|What New Year's resolutions can I make that will support family farmers?|
It would be easy to simply say "buy all of your food at the farmers market" or "go completely organic" but I don't think that is particularly practical if you are concerned about time and money. Also, by picking and choosing where to place your efforts, I think that you will gain a deeper understanding of your food, where it comes from and how it is grown.
Okay, let's break up this resolution week by week. Little steps equal big change in the long run.
Week One: Jan 21-27th
The Farmers Market
Start by simply taking stock of what you have in your refrigerator and pantry. Make a list of your staple ingredients: the things that you always seem to pick up when you go shopping. My winter list would look something like this:
Then separate out from the list things that you can get locally at the farmers market. In your case, since Florida has a long growing season, try to make decisions based on color. Anything that is the color green put on the farmers market shopping list. Get the rest where you normally do. We will tackle the grocery store next week.
In Sarasota you are lucky because there are a couple of resources at your disposal. There is a year-round Saturday farmers market at the corner of Lemon Ave. and Main St. Jessica's Organic Farm & Stand, which is open Friday afternoons and Saturday mornings October through May, can be found just off DeSoto Rd. from U.S. 301.
On Saturday, go to the farmers market and buy your green groceries. Take stock of what the vendors have and buy what looks good but for your first trip there is no need to wander from the list unless you want to. As a side note, there is an excellent fish vendor at this market that is well worth a stop if you like seafood. Don't worry if it doesn't seem like you are spending a lot, even $10 can make a big difference in your local economy. For example, a study done a few years ago in Maine proved that if each Maine resident spent $10 a week on locally grown food throughout the growing season the state would retain $100 million a year.
Week Two Jan 28th-Feb 3rd
The Grocery Store
Okay, go back to your list. Scope out all of the things that you couldn't get at the farmers market or maybe that don't make sense for you to buy at that time. I buy white foods at the grocery store: dairy, crackers, breads - basically protein and carbs. Then pick two or three priority items. Something that you buy regularly or eat often works best. Then head to your local grocery store and see if you can find those items with an organic or family farm label.
If you can't find what you are looking for at your regular grocery store, there are a few markets in the city that cater to people who are looking for family farm identified food and organics. Give them a try and you should be able to find what you are looking for.
Now go back to the farmers market and repeat last week's performance and you have already made huge leaps and bounds towards supporting your local farmers. Honestly, this might be enough for you. But if you want to take it further, let's leave the comfort zone!
Week Three Feb 4-10th
Another way to determine whether or not you are buying from local producers is to buy in season. Florida has a very long growing season so chances are you will always have a wide variety of local fruits and produce to choose from at your farmers market and even in some local grocery stores. If something is not in season, say zucchini in January, you can be pretty sure it wasn't grown locally. One safe bet would be to add citrus to your list, if it isn't there already. Definitely, take advantage of the excellent fruits that are grown in your backyard.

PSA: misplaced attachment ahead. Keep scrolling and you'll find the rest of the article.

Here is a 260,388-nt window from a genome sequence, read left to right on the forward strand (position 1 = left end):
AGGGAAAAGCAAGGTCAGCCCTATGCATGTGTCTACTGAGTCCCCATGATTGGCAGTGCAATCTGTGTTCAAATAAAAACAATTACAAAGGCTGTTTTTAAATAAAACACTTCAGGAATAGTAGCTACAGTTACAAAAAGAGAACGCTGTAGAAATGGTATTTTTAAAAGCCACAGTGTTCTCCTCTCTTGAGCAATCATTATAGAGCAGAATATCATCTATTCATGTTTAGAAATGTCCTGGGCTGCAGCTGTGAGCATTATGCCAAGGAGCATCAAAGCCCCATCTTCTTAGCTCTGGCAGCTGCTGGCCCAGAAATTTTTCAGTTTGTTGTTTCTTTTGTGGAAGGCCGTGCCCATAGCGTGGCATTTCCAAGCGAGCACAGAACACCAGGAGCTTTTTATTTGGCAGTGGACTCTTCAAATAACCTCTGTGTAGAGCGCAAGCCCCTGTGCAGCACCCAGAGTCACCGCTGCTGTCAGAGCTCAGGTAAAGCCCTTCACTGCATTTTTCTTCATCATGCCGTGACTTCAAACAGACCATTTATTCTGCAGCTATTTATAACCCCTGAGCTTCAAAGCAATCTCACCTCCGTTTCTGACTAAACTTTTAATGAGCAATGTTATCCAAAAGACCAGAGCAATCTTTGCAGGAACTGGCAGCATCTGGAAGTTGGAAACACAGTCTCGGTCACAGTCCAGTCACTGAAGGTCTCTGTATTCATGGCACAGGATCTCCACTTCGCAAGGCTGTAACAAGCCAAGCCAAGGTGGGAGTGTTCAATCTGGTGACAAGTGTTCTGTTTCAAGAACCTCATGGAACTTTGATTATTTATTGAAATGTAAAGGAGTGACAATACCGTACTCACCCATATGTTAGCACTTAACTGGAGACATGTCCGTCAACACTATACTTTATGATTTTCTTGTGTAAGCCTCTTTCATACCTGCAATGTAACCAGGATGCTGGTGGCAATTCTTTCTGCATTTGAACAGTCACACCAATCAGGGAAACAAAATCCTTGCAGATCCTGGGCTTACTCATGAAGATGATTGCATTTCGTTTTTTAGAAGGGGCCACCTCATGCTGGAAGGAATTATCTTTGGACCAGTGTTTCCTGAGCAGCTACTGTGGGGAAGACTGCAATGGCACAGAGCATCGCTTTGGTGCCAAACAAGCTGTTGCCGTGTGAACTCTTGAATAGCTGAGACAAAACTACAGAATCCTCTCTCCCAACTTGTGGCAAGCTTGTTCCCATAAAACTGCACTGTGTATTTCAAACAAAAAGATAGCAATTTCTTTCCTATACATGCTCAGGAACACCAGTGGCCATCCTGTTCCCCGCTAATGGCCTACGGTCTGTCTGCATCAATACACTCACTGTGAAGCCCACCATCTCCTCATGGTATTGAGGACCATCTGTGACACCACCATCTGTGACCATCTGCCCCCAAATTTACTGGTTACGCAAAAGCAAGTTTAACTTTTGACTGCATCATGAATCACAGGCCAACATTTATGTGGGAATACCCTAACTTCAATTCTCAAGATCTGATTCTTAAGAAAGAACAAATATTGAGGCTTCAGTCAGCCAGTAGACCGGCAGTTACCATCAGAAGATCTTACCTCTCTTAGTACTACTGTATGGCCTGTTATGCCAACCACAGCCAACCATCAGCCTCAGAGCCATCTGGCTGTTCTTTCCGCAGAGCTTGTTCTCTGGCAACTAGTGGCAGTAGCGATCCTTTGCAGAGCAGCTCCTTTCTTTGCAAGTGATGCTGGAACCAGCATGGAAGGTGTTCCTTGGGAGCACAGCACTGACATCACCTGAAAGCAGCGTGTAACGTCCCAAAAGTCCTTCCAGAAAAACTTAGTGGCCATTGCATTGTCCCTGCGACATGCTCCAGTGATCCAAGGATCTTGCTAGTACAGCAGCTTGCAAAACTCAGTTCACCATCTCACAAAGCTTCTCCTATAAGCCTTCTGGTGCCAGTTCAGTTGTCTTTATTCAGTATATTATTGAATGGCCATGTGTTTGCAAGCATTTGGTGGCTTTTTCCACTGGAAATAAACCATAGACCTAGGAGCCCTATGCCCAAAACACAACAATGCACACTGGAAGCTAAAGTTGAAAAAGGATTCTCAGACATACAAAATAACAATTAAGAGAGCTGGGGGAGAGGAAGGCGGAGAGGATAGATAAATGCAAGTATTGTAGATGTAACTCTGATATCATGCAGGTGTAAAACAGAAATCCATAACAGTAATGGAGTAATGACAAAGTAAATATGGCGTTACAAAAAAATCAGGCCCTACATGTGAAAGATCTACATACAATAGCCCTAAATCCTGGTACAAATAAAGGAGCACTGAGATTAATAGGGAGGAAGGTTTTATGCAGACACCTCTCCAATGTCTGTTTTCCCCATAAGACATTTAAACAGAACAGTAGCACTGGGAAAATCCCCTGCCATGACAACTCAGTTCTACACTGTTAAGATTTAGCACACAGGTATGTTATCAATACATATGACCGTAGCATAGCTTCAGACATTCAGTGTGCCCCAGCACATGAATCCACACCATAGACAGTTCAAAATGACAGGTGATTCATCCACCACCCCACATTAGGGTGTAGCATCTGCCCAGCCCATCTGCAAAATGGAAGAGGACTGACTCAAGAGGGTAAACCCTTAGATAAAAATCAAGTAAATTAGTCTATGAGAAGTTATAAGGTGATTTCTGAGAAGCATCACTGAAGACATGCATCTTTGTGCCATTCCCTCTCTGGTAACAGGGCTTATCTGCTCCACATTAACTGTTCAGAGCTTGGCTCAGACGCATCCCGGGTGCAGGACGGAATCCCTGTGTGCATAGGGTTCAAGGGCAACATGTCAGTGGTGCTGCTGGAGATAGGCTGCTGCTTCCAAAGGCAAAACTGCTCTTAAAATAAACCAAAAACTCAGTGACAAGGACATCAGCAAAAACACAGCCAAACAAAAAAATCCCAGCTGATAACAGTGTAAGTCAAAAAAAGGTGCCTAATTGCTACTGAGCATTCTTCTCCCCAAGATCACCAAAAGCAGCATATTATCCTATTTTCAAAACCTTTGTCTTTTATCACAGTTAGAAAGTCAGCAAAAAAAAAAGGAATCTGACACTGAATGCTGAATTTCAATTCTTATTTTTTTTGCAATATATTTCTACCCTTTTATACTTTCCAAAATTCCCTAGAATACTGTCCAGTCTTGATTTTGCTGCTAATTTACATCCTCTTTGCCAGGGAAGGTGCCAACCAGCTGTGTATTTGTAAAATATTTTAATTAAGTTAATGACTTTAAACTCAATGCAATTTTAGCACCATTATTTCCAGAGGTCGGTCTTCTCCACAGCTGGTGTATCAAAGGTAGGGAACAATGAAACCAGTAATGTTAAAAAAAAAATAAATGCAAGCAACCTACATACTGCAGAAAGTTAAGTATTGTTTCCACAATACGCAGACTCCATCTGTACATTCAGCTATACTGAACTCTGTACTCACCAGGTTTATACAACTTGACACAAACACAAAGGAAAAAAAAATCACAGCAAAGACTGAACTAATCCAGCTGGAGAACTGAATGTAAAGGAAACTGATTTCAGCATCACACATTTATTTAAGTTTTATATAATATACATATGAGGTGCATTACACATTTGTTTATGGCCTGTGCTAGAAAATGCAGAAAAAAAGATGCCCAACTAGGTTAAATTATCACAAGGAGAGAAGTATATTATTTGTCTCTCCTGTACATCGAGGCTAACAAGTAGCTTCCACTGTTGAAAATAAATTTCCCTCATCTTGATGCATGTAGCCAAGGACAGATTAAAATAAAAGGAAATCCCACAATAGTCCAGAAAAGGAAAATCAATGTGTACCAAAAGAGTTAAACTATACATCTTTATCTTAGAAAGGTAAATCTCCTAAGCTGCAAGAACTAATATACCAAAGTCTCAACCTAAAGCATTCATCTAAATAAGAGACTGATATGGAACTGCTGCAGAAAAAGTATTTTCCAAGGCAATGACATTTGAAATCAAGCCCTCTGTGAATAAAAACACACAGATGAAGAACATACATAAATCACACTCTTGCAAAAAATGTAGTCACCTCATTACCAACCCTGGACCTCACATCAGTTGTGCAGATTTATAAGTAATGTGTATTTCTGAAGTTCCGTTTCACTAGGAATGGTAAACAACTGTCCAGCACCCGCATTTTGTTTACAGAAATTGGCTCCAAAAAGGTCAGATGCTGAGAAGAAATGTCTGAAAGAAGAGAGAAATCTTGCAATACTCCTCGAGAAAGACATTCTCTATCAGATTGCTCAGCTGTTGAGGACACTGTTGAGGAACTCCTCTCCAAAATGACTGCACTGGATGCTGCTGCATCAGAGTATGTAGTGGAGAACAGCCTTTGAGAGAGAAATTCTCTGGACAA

Take a look at this calendar of regional growing seasons and add one thing to your shopping list that wasn't on it before from what is in season right now.
Knowing when things are in season will help you choose the items that will taste the most fresh and delicious and helps you learn about new foods. If you don't know how to start, ask the farmers what they recommend. Find out how they prepare it at home - you won't be disappointed.
Week Four Feb 11-17th
Now you know how to find most of what is on your list either from local farms or from companies that are working with family farmers. Your $10 or more a week are making a big difference in your local economy. How do you make it stick? How do you keep the resolution alive throughout the year?
Something that I have found to be particularly helpful is to choose a couple of dishes that you love to make and eat - something that comes back regularly in your dinner menus. Mine is homemade mac and cheese. I use the grocery store and the farmers marke or in my case, food in my freezer from my summer Community Supported Agriculture share to make this dish a family farmed powerhouse. For the sauce, I use organic milk, a local cheddar cheese and a New England butter - just thinking about it is making me hungry! Then I use whatever veggies I have in my freezer or that I can get locally to supplement half of the pasta. I try and always have spinach and broccoli or green beans on hand because they are perfect for this dish. Et voila! I have a delicious meal that I feel really good making week after week.
Think about your favorite meals and commit to making one or two of your staple dishes family farm friendly for the year. Once you have perfected your newly invented recipe, invite your friends over. In four weeks, with a few dollars and a couple of trips downtown, you have accomplished your New Year's resolution and your last contribution to your local food system is to share your wisdom with some friends. Let me know what you are making, I might just come down to take a bite!